|9.45-11.15||Session 4 – Intimacy and Identity Chair: Kristin Skoog Kate Lacey – The intricate intimacies of women’s radio Justine Lloyd – ‘A girdle of thought thrown around the world’: International aspirations in women’s programming in Australia, Canada and the UK Janet McCabe – Disconnected heroines, global femininities: Bron/Broen (The Bridge) and some notes for a transnational feminist TV studies|
|11.30-1.00||Session 5 – Local and global Chair: Alec Badenoch Ania Mauruschat – From futuristic technophilia to ‘Crashing Aeroplanes’: Case scenarios of transnational radio art from a male and masculinities studies perspective Nazan Haydari – Trajectories of feminist politics and radio in Turkey Sejal Sutaria – Women’s bodies, women’s voices: Venu Chitale and transnational mediations on the BBC Home and Eastern Service|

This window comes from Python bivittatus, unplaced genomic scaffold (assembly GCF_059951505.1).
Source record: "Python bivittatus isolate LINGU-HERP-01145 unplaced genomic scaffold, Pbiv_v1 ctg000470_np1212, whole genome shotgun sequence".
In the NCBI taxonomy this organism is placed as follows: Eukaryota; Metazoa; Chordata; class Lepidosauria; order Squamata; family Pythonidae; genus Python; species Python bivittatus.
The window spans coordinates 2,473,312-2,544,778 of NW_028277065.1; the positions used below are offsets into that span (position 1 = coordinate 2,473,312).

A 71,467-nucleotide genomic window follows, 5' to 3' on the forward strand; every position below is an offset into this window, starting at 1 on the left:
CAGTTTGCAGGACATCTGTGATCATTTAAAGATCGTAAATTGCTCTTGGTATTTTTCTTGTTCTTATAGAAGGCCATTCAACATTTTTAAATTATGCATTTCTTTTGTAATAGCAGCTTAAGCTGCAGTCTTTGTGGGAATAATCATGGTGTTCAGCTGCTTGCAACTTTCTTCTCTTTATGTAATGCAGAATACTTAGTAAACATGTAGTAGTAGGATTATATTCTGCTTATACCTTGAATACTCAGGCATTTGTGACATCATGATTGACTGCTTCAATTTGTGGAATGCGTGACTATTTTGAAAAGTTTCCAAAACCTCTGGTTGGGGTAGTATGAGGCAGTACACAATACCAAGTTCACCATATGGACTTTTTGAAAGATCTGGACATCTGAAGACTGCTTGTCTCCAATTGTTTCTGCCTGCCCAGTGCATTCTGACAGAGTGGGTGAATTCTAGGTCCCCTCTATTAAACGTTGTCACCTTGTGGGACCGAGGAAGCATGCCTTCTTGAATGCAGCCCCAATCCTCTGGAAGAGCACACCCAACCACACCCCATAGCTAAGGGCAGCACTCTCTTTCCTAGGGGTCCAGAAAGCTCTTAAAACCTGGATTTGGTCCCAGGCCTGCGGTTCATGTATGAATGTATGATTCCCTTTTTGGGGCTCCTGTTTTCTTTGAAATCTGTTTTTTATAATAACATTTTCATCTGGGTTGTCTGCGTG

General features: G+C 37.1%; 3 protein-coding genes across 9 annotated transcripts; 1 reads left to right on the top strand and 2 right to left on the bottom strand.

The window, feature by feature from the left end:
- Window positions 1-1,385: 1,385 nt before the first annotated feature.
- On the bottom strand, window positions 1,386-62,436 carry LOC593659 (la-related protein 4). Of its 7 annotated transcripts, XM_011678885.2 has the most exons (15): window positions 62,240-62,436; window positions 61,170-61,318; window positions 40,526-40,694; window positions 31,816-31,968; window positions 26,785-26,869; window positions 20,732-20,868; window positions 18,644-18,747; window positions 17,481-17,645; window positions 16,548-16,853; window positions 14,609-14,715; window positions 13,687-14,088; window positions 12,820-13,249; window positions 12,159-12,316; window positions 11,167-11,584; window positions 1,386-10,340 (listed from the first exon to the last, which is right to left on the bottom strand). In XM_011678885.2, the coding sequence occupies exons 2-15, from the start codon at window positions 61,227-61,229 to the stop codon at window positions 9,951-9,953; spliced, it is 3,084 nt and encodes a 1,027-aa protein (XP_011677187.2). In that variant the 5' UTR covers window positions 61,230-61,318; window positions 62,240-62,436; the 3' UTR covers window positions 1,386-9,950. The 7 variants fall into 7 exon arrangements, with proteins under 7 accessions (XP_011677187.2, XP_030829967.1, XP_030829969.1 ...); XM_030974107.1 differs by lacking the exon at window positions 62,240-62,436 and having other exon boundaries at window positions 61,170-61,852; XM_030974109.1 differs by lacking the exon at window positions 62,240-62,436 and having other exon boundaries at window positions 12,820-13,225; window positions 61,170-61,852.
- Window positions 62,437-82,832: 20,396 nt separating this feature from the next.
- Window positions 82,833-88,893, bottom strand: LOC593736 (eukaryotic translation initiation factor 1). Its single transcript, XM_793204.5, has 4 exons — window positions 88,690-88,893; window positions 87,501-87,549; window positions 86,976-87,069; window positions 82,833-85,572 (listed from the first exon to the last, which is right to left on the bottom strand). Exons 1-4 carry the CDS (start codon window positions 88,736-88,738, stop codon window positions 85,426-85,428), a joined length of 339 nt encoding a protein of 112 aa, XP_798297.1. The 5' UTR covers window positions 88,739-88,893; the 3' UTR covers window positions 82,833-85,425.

|2.00–3.30||Session 6 – Transnational careers Chair: Kate Lacey Jeannine Baker – London calling: Australian women broadcasters at the BBC, 1930s–1950s Vike Plock – Erika Mann and the BBC German Service in the Second World War Kylie Andrews – Transnationalism, gender and the postwar ABC: Australia’s female public affairs producers and the beneficial nature of their transborder exchanges|
|3.30 -4.30||Afternoon tea/Wrap up discussion/Next steps|